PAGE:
A Visual Exploration of the Qubit State

Get familiar with the concept of visual exploration of the qubit state.

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Two-dimensional quantum system

The qubit is a two-dimensional quantum system. Each dimension is denoted by a standard basis vector:

0=[10]|0\rangle = \begin{bmatrix}1\\0\end{bmatrix}, in Python [1, 0] and

1=[01]|1\rangle = \begin{bmatrix}0\\1\end{bmatrix}, in Python [0, 1].

The superposition of both dimensions represents the state of the qubit. This is the qubit state vector ψ|\psi\rangle (“psi”).

ψ=α0+β1=[αβ]|\psi\rangle = \alpha|0\rangle + \beta|1\rangle = \begin{bmatrix}\alpha\\\beta\end{bmatrix}

In Python, ψ|\psi\rangle is the array [alpha, beta].

However, ψ|\psi\rangle must be normalized by: α2+β2=1\alpha^2 + \beta^2 = 1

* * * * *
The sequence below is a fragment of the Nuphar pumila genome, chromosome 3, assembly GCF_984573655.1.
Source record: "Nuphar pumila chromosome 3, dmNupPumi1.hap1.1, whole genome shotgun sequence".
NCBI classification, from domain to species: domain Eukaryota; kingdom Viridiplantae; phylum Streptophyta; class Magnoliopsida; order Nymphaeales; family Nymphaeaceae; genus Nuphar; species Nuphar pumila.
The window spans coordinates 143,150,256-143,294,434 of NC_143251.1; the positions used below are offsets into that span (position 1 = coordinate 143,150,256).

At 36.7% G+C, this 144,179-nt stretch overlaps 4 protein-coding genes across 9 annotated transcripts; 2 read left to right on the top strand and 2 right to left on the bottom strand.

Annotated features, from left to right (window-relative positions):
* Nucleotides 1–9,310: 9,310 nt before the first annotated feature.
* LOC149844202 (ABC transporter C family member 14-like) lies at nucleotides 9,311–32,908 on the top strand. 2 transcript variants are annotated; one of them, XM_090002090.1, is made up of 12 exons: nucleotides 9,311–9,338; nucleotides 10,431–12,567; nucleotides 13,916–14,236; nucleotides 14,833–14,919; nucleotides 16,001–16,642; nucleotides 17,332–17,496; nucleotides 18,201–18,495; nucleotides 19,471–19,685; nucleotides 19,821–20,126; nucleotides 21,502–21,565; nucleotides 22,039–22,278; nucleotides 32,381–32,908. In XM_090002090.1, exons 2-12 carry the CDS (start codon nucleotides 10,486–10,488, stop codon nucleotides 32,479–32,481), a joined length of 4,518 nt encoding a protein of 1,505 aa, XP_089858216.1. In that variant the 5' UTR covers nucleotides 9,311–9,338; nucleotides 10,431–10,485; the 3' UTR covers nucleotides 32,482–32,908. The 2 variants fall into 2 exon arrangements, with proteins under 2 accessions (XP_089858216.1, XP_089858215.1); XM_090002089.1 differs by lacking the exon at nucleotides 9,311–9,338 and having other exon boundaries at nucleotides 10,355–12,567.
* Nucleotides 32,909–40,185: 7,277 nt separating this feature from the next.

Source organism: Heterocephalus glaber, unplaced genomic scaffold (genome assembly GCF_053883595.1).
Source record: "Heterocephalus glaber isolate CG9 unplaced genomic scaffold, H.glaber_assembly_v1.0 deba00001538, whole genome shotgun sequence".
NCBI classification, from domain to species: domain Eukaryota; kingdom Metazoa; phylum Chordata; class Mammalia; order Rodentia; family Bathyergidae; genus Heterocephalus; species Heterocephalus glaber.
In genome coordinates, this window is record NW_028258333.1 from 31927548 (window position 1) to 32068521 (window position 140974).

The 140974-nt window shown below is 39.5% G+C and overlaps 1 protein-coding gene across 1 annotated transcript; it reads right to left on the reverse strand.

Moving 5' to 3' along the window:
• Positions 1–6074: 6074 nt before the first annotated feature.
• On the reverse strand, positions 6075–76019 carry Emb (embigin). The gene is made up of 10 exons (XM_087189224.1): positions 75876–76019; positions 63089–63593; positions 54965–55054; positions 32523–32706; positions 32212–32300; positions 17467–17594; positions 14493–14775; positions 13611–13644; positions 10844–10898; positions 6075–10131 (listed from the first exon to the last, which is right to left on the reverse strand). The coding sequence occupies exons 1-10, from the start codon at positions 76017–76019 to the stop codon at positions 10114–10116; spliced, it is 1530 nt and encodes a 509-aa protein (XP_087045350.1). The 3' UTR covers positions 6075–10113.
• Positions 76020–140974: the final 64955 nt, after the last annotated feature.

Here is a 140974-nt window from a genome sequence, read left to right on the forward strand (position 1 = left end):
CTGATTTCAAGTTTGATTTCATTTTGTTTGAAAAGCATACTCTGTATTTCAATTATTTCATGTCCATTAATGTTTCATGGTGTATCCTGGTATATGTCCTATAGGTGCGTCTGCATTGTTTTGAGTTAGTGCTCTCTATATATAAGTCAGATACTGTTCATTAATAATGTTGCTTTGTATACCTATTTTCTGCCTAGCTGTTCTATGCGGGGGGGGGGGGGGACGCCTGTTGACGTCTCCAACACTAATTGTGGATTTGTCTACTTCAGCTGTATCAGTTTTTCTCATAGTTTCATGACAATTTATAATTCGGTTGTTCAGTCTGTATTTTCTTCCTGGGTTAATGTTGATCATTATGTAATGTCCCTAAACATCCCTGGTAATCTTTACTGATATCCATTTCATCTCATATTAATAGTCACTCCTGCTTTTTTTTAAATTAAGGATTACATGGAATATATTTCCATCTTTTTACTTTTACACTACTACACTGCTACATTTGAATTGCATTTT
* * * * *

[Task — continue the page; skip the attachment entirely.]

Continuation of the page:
Although normalizing the qubit state vector is not a difficult task, doing the math over and over again can be tedious.

Let’s explore an easier way to do this. First, we’ll look at a graphical representation of the qubit state ψ|\psi\rangle in the following figure “2-dimensional qubit system”.

In this representation, both dimensions reside at the vertical axis but in opposite directions. The system’s top and bottom correspond to the standard basis vectors 0|0\rangle and 1|1\rangle, respectively.

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